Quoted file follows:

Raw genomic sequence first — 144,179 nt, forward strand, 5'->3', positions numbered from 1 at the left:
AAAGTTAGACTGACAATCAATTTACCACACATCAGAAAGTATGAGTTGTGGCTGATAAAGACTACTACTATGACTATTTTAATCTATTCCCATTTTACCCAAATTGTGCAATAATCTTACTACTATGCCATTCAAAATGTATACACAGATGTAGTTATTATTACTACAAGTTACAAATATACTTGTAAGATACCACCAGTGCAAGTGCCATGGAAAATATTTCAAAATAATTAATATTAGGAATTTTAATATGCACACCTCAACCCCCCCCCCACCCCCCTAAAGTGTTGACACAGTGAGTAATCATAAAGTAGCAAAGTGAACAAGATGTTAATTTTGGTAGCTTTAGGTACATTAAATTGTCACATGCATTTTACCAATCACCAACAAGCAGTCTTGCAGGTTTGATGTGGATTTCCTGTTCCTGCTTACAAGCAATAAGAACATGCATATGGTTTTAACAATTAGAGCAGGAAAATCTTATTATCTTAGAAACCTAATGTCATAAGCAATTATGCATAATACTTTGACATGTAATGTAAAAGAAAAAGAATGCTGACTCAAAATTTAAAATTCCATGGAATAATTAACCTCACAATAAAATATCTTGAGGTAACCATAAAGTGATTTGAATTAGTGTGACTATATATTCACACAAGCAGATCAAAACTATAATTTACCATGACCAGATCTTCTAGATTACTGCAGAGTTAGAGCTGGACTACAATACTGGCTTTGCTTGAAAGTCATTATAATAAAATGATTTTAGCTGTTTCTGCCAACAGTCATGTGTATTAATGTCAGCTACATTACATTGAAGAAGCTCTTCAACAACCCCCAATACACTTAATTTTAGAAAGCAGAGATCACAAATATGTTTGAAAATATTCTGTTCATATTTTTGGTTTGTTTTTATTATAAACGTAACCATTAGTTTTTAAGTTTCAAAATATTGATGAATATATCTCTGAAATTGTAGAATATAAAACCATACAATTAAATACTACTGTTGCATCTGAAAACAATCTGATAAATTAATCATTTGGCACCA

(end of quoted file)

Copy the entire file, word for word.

Raw genomic sequence first — 144,179 nt, forward strand, 5'->3', positions numbered from 1 at the left:
AAAGTTAGACTGACAATCAATTTACCACACATCAGAAAGTATGAGTTGTGGCTGATAAAGACTACTACTATGACTATTTTAATCTATTCCCATTTTACCCAAATTGTGCAATAATCTTACTACTATGCCATTCAAAATGTATACACAGATGTAGTTATTATTACTACAAGTTACAAATATACTTGTAAGATACCACCAGTGCAAGTGCCATGGAAAATATTTCAAAATAATTAATATTAGGAATTTTAATATGCACACCTCAACCCCCCCCCCACCCCCCTAAAGTGTTGACACAGTGAGTAATCATAAAGTAGCAAAGTGAACAAGATGTTAATTTTGGTAGCTTTAGGTACATTAAATTGTCACATGCATTTTACCAATCACCAACAAGCAGTCTTGCAGGTTTGATGTGGATTTCCTGTTCCTGCTTACAAGCAATAAGAACATGCATATGGTTTTAACAATTAGAGCAGGAAAATCTTATTATCTTAGAAACCTAATGTCATAAGCAATTATGCATAATACTTTGACATGTAATGTAAAAGAAAAAGAATGCTGACTCAAAATTTAAAATTCCATGGAATAATTAACCTCACAATAAAATATCTTGAGGTAACCATAAAGTGATTTGAATTAGTGTGACTATATATTCACACAAGCAGATCAAAACTATAATTTACCATGACCAGATCTTCTAGATTACTGCAGAGTTAGAGCTGGACTACAATACTGGCTTTGCTTGAAAGTCATTATAATAAAATGATTTTAGCTGTTTCTGCCAACAGTCATGTGTATTAATGTCAGCTACATTACATTGAAGAAGCTCTTCAACAACCCCCAATACACTTAATTTTAGAAAGCAGAGATCACAAATATGTTTGAAAATATTCTGTTCATATTTTTGGTTTGTTTTTATTATAAACGTAACCATTAGTTTTTAAGTTTCAAAATATTGATGAATATATCTCTGAAATTGTAGAATATAAAACCATACAATTAAATACTACTGTTGCATCTGAAAACAATCTGATAAATTAATCATTTGGCACCA